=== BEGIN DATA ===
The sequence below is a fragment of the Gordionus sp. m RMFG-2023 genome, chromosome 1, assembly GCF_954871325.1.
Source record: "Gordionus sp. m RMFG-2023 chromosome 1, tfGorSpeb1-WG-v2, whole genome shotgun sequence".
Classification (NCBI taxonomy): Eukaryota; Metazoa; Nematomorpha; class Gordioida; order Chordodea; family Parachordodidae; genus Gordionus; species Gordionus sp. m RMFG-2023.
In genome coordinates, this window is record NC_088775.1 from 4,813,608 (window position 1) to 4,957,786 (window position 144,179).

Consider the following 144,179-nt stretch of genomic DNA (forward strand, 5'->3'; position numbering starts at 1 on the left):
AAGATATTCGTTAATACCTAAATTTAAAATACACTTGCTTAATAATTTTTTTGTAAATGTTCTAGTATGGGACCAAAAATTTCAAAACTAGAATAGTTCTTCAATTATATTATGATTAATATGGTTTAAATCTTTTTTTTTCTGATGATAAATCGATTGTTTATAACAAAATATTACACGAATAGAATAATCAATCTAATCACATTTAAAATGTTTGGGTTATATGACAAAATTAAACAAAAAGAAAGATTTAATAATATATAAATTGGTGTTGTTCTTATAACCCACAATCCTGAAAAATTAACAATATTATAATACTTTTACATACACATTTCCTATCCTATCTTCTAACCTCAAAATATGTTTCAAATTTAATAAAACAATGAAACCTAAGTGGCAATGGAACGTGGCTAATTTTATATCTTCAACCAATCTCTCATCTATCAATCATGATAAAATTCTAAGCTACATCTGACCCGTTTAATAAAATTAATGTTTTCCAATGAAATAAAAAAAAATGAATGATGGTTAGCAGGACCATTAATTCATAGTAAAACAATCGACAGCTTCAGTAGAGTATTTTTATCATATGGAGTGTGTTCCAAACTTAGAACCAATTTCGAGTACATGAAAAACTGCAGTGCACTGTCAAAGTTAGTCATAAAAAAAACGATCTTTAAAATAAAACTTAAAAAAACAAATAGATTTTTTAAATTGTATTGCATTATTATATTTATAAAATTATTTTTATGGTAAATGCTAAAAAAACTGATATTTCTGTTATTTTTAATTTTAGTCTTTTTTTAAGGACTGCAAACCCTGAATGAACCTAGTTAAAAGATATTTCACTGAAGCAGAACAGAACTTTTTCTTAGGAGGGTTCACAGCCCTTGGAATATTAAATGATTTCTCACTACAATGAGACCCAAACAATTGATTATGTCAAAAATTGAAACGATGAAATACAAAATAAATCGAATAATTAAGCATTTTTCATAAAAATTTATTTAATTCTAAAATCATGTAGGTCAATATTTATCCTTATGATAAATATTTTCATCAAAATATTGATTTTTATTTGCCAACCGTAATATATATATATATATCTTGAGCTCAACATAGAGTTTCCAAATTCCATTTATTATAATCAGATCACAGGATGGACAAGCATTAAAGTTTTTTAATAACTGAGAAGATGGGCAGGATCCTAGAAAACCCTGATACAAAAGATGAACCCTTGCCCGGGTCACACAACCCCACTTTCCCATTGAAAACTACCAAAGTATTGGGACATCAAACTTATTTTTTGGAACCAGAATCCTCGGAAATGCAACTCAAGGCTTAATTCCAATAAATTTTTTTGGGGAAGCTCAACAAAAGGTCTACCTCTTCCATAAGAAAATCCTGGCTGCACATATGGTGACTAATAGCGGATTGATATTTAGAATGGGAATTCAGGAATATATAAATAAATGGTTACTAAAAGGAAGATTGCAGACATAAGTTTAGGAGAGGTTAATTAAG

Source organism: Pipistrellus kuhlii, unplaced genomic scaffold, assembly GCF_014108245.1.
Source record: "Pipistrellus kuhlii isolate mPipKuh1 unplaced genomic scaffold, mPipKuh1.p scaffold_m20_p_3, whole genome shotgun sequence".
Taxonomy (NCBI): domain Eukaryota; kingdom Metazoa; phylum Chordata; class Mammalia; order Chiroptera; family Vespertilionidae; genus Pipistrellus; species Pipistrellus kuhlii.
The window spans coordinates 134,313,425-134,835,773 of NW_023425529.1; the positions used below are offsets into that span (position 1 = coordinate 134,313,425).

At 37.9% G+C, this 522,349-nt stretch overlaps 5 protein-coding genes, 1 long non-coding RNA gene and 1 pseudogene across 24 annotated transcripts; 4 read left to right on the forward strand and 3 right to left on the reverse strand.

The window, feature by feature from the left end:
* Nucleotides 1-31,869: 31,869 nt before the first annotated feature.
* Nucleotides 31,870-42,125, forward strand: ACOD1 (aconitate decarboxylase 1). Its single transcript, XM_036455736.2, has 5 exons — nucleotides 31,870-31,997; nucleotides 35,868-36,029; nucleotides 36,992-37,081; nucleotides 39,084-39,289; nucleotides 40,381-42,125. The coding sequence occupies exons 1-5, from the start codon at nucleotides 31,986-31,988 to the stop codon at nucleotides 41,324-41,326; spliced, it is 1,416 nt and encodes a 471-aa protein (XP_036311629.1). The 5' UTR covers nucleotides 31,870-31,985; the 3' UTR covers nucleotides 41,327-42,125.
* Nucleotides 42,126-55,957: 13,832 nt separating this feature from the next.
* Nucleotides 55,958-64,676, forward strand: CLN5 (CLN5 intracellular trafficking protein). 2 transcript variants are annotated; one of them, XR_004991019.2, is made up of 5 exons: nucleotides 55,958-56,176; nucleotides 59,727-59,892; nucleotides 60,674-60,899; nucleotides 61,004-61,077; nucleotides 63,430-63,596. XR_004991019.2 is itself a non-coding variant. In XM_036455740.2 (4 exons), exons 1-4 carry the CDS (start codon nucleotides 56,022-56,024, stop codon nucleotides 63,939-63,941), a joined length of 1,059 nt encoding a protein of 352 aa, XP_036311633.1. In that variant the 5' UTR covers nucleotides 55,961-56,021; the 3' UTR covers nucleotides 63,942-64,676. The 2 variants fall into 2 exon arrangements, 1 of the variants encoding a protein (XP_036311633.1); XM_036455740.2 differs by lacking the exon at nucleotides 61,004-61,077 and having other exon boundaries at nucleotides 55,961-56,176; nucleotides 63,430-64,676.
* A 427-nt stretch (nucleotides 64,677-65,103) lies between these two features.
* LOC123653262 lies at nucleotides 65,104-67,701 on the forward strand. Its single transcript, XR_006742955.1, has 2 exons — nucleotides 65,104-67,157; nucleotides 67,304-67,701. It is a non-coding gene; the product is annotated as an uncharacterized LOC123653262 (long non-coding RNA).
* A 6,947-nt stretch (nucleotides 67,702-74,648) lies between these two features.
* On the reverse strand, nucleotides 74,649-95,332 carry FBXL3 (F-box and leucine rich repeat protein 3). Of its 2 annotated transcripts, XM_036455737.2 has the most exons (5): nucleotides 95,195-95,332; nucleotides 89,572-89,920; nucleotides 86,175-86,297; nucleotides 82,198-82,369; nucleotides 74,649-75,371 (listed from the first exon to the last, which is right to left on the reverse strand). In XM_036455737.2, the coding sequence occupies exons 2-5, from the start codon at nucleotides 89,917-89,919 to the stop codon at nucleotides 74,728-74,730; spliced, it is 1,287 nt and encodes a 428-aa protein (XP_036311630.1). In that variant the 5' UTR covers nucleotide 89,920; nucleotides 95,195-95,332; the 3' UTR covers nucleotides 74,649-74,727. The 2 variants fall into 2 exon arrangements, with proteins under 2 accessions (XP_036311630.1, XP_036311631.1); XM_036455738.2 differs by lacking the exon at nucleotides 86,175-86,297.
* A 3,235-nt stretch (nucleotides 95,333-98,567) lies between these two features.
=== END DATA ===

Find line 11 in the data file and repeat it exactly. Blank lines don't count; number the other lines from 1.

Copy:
At 37.9% G+C, this 522,349-nt stretch overlaps 5 protein-coding genes, 1 long non-coding RNA gene and 1 pseudogene across 24 annotated transcripts; 4 read left to right on the forward strand and 3 right to left on the reverse strand.